notes
Introduction
1.   See appendix A for the full text of at 55.
2. The Chocó region of Colombia includes the Cordillera Occidental; the
Serranías of Baudó and Darien; the Atrato, San Juan, and Baudó river basins;
and the upper Sinú and San Jorge regions of western Colombia. The depart-
ments of Antioquia, Córdoba, Risaralda, Chocó, Valle del Cauca, Cauca, and
Nariño are within the political and administrative limits of the region labeled
the Colombian Pacific. The 8 million hectares of the Colombian Chocó (6.2
percent of the country) encompass 5.5 million hectares of forests, of which 3.5
million are considered pristine or without major interventions. This natural-
resource-rich area supplies 60 percent of the total timber demands of Colom­
bia, 82 percent of its platinum, 18 percent of its gold, and 14 percent of its silver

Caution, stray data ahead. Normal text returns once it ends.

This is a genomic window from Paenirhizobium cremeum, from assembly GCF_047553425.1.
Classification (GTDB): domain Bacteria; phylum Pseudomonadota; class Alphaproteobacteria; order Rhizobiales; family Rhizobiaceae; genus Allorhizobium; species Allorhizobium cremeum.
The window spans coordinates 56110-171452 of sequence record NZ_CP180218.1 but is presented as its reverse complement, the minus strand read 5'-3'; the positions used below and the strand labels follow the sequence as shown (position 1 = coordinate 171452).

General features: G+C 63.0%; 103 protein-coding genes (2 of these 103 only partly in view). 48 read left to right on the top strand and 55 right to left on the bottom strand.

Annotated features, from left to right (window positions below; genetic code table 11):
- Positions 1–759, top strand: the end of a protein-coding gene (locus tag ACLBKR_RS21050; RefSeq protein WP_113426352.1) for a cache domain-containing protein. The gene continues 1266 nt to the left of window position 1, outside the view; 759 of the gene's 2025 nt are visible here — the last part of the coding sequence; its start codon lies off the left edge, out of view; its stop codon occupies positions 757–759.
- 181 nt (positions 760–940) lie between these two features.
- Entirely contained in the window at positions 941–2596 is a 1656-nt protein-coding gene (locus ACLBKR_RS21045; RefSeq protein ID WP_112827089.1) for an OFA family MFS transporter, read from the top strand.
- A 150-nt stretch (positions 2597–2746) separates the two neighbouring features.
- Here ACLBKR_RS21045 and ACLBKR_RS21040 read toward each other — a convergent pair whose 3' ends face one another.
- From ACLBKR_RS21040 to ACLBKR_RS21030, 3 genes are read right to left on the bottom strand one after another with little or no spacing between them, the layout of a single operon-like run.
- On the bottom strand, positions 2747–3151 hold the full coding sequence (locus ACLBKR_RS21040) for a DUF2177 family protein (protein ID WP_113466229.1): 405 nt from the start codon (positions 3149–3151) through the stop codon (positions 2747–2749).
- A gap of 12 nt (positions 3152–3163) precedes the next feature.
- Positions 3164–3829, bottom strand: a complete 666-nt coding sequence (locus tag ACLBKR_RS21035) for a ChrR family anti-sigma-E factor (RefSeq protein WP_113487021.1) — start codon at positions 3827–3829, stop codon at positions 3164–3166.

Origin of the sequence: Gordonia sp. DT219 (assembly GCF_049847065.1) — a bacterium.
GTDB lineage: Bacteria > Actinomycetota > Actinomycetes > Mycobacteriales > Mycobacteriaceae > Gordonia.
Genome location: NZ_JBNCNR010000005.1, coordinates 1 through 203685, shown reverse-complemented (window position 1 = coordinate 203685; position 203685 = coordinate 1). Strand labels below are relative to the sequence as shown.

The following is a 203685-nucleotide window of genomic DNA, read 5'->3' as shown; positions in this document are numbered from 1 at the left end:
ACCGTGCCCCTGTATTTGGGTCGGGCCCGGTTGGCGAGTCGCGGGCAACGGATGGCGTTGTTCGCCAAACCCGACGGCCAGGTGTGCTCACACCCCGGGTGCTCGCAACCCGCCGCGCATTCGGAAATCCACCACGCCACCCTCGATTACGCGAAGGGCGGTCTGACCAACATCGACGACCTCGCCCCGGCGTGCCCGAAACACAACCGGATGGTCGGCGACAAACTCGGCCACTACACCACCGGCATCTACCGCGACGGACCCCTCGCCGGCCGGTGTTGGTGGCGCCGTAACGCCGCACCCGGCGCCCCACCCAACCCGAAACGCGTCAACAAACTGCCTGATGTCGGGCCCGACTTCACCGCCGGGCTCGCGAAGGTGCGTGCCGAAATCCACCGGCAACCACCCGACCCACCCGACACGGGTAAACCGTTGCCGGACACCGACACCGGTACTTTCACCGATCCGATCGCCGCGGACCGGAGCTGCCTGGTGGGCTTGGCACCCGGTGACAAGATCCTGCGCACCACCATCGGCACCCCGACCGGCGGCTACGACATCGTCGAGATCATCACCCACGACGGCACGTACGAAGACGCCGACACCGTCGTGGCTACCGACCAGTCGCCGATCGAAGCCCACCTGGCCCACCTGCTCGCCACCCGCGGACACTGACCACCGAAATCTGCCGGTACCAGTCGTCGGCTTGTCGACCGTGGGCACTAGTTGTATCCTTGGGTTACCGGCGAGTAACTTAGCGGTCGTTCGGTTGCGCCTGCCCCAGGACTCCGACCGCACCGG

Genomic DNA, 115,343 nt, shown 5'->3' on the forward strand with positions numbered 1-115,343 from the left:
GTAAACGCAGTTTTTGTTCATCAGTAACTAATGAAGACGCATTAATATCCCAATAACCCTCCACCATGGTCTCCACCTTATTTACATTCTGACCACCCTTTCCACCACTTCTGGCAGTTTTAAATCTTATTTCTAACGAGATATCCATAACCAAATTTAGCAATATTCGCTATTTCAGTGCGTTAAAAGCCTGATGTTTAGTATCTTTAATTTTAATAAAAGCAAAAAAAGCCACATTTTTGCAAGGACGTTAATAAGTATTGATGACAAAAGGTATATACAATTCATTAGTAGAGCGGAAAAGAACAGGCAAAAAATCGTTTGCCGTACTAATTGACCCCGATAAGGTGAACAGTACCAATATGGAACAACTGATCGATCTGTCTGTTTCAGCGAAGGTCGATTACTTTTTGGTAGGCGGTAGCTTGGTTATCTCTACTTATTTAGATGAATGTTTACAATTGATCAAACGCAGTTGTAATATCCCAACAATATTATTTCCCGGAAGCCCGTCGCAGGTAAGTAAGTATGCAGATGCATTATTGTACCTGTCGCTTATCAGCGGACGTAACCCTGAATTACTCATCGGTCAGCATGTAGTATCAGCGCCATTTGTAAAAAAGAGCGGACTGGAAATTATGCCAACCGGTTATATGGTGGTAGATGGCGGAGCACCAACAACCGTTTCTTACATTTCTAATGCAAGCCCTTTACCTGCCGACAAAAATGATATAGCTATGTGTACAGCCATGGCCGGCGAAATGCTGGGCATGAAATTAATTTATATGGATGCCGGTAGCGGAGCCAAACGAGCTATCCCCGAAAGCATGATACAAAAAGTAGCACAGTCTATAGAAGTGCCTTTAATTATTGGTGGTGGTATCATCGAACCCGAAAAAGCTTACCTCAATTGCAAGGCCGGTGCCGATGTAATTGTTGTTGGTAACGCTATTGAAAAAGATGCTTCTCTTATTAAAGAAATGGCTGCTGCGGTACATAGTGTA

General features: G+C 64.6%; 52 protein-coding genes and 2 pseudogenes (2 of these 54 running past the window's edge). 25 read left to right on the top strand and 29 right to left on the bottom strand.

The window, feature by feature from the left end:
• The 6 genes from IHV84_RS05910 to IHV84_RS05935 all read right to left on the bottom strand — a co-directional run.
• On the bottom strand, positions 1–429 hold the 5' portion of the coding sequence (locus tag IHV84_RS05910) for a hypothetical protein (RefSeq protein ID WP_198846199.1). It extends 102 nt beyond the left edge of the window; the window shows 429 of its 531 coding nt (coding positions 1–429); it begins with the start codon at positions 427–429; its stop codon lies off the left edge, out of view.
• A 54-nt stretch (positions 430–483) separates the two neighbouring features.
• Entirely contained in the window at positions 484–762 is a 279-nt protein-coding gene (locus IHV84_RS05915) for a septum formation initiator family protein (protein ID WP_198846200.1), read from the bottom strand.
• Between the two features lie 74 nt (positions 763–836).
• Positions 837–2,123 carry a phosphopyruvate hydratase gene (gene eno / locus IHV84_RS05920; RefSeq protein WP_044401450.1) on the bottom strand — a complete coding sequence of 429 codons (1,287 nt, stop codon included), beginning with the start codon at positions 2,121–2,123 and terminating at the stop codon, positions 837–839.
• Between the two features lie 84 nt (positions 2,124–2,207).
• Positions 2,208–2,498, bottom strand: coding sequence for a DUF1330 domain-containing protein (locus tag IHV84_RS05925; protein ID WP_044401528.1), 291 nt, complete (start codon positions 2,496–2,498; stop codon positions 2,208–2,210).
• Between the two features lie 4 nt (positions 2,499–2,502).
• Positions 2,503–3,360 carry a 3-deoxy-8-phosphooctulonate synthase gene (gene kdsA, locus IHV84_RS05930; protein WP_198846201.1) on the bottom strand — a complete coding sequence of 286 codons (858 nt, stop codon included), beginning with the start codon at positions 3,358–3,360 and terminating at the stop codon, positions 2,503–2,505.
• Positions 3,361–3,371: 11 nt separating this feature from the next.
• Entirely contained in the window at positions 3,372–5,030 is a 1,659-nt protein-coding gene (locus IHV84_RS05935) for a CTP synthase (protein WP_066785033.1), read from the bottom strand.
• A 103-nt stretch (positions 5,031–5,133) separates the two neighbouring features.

(Tulio Díaz 1993). In 1993, 2.5 million hectares of this area were in eight national
parks, and 1 million hectares were in seventeen indigenous resguardos, or  in­
digenous communal lands. The rest was considered tierras baldías, or empty
lands, belonging to the state, even though they were inhabited by a significant
percentage of Afro-Colombian communities.
3.  See appendix B for a list of the salient features of Law 70.
4. Beyond these binaries, the 1990s also generated many critical debates and
insightful accounts of the histories and contingent relations between develop-
ment and modernity (Cooper and Packard 1997; Cowen and Shenton 1996;
Crush 1995; Edelman and Haugerud 2005; Leys 1996).
5.   These included Nicaragua (1987), Argentina and Bolivia (1994), Brazil and
Ecuador (1988), and Venezuela (1999).
6. The absence of military authoritarianism and the presence of formal democ-
racy notwithstanding, these problems and protests took multiple violent forms.
See Bergquist 2001; LeGrand 2003; and Palacios 2006 for assessments of the
complex factors shaping violence in Colombia and how historical factors bear
on this conflict in the twenty-first century.
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